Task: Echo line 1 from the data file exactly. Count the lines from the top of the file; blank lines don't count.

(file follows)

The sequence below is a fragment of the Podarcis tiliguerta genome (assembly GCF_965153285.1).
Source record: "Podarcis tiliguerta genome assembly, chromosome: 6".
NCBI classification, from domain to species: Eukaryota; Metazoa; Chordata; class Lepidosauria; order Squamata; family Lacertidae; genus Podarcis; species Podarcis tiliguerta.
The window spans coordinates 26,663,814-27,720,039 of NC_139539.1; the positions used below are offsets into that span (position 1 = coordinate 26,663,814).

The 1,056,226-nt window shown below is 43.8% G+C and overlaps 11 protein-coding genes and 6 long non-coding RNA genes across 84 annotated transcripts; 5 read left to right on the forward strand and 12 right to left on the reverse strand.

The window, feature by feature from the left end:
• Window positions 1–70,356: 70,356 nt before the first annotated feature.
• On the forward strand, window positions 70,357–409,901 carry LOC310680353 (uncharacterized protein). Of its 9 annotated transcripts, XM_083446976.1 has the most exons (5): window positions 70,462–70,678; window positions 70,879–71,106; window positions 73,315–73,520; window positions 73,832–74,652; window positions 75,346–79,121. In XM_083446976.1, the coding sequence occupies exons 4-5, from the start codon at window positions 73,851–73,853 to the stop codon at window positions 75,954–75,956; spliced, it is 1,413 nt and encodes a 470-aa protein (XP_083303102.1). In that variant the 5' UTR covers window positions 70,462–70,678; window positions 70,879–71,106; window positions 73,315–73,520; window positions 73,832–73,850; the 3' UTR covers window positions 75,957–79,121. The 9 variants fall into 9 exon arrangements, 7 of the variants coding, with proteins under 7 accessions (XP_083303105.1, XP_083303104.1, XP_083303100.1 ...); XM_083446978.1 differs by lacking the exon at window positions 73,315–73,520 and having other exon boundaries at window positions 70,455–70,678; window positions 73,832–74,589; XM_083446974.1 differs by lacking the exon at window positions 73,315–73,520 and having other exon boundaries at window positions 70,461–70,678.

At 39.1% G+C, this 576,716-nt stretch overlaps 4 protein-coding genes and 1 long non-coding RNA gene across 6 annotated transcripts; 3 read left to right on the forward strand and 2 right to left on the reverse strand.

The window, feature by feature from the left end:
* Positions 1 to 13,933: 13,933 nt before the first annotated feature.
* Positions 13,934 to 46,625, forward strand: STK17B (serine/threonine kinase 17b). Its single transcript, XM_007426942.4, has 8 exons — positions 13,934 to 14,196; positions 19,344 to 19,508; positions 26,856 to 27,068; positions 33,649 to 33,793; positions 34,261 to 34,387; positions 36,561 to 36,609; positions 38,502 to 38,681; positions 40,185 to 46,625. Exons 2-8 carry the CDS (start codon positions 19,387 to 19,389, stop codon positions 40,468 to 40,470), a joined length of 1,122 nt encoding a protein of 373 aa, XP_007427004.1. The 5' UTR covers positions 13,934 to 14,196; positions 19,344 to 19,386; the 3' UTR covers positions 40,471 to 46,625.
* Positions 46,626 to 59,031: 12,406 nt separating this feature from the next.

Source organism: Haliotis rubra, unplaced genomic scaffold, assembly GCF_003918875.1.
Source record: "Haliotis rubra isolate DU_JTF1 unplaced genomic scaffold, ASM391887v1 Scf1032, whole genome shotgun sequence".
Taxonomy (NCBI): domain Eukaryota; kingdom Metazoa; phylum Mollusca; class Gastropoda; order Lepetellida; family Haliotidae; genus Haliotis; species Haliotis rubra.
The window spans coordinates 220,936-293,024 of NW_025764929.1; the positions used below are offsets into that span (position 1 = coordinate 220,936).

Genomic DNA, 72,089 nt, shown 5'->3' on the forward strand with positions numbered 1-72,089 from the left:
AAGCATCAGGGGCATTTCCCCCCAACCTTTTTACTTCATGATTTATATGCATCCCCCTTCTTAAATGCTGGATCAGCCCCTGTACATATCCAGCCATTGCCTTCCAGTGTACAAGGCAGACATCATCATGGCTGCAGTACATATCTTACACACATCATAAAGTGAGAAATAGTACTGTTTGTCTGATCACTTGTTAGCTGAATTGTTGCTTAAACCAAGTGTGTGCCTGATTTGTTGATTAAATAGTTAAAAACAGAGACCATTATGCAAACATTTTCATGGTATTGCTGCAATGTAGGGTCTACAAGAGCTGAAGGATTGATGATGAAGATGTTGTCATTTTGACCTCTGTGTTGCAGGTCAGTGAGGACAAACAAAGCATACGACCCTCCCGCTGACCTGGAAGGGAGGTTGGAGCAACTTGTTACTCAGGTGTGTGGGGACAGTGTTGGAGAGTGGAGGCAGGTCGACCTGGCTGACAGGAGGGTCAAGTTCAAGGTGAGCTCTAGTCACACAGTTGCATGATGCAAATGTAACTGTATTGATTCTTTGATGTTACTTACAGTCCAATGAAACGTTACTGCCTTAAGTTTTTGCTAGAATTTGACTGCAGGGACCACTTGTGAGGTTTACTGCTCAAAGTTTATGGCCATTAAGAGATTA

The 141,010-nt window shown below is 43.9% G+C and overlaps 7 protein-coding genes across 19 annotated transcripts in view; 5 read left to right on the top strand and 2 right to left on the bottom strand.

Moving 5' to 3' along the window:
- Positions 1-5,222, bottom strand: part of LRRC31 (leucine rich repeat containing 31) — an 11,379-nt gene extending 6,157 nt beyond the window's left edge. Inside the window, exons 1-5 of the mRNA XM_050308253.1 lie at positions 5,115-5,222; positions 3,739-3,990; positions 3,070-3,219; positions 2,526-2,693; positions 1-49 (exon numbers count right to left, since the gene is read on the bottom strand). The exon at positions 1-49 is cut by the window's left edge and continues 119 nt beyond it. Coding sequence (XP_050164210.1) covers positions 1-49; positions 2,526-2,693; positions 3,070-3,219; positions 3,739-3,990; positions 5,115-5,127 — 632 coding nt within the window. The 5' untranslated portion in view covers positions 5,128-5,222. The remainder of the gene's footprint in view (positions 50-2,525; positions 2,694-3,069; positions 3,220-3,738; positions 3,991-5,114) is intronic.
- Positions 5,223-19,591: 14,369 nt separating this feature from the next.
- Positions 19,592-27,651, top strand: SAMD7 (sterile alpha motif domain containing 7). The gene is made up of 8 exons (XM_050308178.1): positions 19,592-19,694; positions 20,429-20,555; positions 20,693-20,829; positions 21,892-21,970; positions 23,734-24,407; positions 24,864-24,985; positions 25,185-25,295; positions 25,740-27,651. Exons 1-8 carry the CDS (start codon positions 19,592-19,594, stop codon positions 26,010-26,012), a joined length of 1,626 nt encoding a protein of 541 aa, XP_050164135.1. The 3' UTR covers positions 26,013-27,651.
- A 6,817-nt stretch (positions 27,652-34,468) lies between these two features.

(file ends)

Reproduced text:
The sequence below is a fragment of the Podarcis tiliguerta genome (assembly GCF_965153285.1).